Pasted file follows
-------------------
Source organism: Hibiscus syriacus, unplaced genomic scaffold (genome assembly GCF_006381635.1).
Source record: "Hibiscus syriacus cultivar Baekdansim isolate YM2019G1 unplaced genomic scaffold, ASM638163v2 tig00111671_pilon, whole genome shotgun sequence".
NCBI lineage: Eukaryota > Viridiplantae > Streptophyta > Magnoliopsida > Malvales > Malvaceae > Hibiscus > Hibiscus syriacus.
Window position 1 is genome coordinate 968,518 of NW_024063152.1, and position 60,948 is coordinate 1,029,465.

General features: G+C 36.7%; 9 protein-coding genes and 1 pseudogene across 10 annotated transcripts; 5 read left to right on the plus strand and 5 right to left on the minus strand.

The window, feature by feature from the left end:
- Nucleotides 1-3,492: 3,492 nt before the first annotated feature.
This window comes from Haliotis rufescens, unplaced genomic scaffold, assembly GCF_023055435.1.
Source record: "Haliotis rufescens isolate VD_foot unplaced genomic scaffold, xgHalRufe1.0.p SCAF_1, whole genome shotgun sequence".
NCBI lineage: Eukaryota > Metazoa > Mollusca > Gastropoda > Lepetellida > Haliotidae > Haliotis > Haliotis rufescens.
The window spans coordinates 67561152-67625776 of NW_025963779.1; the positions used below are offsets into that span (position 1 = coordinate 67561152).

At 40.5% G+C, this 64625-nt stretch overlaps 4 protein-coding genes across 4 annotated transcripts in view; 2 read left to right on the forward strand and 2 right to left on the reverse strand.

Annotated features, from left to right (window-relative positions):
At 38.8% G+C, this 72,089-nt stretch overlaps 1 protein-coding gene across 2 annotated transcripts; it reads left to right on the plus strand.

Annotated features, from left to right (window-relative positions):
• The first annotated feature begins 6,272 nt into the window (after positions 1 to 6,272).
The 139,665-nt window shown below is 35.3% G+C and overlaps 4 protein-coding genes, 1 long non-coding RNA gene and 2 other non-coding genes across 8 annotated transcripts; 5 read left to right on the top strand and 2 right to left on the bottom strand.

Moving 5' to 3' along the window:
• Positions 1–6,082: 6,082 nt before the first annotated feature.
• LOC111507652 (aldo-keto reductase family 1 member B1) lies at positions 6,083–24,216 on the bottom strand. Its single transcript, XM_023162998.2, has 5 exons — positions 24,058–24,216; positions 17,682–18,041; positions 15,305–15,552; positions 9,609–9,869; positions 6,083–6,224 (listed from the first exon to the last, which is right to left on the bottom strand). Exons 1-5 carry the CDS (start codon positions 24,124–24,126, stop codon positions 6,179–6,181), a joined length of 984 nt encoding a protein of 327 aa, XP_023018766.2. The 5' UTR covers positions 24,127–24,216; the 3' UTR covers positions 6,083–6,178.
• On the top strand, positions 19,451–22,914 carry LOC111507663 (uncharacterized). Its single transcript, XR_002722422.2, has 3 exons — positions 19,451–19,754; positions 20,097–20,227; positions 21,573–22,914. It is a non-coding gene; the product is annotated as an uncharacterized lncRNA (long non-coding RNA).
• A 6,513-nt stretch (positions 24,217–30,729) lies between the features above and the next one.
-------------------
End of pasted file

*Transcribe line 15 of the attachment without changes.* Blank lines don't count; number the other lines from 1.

Annotated features, from left to right (window-relative positions):